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Marshall heading to Vietnam again

19 February 2005

Macon Telegraph

U.S. Rep. Jim Marshall ships out this morning for Vietnam, a country he hasn't visited since he fought there as a soldier nearly 35 years ago.

Marshall is part of a three-member congressional delegation that will talk with Vietnamese and Laotian government officials about lingering issues related to prisoners of war and American military personnel missing in action.

"We want to try to get the Laotian government and the Vietnamese government to be as cooperative with us as the Cambodian government has been," Marshall said.

When the United States pulled out of Vietnam in 1973, more than 2,500 Americans were unaccounted for. Over time, 741 sets of identified remains have been returned from Vietnam, Laos, Cambodia and China, leaving 1,842 still missing, according to a Jan. 26 report by the Congressional Research Service. The United States is still trying to find them and bring them home.

"The United States likes to have members of Congress regularly go to Southeast Asia just as evidence to the Vietnamese government that this issue remains important to us," Marshall said. "The Vietnamese are doing well but not as well as we would like. ... We want unfettered access to archival information and do not want some time limit placed on that access. We're having a difficult time in Vietnam getting access to the central highlands area for actual inspections."

The Macon Democrat said that later in the week he plans to travel by motorbike to an area south of Danang where he served as an Airborne-Ranger reconnaissance platoon sergeant.

"I'll go out in my area of operations and probably have quite a few memories return," he said.

Marshall also plans to work with an effort called Project Smile, which provides corrective surgery for Vietnamese children born with cleft palates. Marshall said an unusually high number of such children are born in Vietnam.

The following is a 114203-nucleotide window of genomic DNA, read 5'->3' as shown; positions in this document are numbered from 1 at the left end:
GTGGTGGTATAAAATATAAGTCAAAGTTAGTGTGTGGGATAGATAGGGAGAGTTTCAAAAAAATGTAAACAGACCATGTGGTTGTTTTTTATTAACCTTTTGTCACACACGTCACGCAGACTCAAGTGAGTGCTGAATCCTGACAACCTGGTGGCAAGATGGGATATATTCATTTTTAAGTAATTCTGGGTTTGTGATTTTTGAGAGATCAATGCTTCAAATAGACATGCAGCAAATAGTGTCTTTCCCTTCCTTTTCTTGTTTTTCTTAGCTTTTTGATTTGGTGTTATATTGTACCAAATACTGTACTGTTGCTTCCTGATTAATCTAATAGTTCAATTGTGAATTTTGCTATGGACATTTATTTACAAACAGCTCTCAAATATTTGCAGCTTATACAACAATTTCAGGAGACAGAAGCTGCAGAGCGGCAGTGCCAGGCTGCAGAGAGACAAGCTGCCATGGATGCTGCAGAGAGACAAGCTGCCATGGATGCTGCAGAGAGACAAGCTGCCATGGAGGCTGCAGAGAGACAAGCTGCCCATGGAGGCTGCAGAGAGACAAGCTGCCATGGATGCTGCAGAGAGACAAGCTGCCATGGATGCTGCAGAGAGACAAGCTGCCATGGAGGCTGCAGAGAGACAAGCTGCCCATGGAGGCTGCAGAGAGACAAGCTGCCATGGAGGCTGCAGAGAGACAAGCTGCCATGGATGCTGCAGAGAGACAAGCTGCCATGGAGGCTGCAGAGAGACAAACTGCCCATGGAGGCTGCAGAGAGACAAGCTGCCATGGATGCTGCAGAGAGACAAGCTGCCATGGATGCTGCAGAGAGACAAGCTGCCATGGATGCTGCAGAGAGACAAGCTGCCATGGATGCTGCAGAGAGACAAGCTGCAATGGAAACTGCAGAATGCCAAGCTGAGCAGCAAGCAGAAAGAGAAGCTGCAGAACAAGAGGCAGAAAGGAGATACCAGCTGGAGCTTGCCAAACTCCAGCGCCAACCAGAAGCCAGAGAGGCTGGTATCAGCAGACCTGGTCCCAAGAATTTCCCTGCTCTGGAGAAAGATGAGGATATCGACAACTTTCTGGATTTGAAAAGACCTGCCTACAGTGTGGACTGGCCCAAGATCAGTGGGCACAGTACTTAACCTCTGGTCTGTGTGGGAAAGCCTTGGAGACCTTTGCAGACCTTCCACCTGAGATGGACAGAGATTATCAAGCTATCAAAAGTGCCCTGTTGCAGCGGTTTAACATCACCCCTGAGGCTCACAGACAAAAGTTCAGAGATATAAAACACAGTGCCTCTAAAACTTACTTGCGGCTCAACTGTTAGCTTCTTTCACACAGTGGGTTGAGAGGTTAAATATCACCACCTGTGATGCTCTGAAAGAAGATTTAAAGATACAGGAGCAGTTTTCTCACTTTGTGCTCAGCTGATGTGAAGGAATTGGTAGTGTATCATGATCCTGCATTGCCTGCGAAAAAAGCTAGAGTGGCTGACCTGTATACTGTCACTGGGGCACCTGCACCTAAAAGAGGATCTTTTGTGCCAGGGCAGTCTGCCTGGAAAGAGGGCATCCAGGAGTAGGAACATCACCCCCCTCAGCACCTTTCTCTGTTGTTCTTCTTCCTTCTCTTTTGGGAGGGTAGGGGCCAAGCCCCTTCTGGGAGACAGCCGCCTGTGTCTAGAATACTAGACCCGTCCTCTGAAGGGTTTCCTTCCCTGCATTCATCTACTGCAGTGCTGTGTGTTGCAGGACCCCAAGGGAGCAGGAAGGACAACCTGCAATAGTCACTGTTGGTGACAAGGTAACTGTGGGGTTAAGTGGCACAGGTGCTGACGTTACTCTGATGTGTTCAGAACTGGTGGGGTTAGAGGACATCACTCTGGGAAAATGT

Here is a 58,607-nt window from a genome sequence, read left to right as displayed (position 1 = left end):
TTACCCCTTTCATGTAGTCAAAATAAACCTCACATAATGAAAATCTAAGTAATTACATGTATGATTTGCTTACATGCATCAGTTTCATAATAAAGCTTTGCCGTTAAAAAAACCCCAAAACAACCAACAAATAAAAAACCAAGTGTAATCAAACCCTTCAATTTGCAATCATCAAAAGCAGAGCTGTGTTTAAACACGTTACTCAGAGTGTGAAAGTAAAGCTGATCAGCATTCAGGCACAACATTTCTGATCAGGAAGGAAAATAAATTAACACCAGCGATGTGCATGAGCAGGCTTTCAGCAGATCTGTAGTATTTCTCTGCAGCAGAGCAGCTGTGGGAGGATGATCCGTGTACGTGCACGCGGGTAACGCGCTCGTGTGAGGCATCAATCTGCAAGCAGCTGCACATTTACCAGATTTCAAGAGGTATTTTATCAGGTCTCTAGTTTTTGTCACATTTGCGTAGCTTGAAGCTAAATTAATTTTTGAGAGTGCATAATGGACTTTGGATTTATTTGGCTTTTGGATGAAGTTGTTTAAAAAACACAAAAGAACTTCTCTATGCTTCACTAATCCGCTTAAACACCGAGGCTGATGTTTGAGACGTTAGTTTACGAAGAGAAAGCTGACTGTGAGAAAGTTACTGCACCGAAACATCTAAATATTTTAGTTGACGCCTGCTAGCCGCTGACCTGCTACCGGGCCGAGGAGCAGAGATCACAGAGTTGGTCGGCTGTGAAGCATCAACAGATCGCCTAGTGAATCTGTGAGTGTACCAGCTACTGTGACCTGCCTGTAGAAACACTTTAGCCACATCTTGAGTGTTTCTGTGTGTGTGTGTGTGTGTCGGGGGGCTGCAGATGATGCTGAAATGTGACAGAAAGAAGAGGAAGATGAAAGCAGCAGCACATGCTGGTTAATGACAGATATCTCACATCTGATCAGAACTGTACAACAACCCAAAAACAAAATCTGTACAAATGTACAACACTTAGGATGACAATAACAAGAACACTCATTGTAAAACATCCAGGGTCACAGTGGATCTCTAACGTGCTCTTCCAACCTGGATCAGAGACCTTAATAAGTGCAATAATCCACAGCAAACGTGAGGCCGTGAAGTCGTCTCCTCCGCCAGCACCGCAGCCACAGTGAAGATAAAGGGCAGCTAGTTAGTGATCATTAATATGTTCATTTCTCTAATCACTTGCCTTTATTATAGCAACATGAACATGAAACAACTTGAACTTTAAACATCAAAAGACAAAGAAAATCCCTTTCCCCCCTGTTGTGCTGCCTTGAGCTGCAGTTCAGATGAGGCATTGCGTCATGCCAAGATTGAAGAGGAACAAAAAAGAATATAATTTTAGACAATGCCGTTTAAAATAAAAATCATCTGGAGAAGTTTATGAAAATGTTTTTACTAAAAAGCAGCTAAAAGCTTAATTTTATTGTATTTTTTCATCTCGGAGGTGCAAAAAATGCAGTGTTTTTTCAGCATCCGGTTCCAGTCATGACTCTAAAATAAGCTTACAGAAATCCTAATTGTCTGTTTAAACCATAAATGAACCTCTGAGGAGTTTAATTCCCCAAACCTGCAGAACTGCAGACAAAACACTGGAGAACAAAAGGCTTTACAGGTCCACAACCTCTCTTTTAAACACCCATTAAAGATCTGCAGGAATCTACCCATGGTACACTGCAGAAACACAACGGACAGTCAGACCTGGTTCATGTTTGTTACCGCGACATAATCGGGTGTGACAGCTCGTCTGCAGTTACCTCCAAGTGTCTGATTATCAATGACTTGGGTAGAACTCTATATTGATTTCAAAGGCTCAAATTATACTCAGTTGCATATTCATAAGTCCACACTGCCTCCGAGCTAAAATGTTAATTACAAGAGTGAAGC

US puts religious rights in Vietnam under close scrutiny

Fri Feb 18,10:18 AM ET


HANOI (AFP) - An impending US decision on whether or not to punish Vietnam for its poor record on religious freedom has put the communist country under mounting pressure that could already have yielded significant changes. The US State Department last year classified Vietnam as a "country of particular concern" for violating religious freedoms and Washington must decide by March 15 if Hanoi is to face sanctions. In recent weeks, Hanoi has made a number of goodwill gestures that some analysts see as an attempt to please the United States. Just before the first day of the Lunar New Year, Hanoi released several dissidents including Catholic priest Tadeus Nguyen Van Ly, who had been detained since 2001. At the same time, the government made a gesture in favour of Protestants in the country's troubled central highlands. An instruction signed by Prime Minister Phan Van Khai in early February called on officials to "ensure that each citizen's freedom of religious and belief practise is observed (and) outlaw attempts to force people to follow a religion or to deny their religion".

The instruction also signals that religions so far not officially registered could be recognised in the future.

It also gives Protestants the possibility of holding religious ceremonies on their premises provided they have no contact with the rebel United Front for the Struggle of the Oppressed Races (FULRO).

The officially dissolved FULRO movement fought on the side of the Americans during the Vietnam War and against the communist state until the beginning of the 1990s, with the objective of creating an independent state.

"The Protestants who undertake purely religious activities are authorized to organize their masses at home or in suitable and registered places," an official from the Commission for Religious Affairs told AFP. Khai's instruction was "aimed at separating the leaders from the Protestants operating for FULRO and others," he said, on condition of anonymity. Taken literally, it means the followers of religions without any political ambitions could be allowed to practice their faith. If implemented, it would be a major reform in a country accused by human rights organisations of persecuting Protestants, bulldozing churches and organising sessions for the forced renunciation of faith.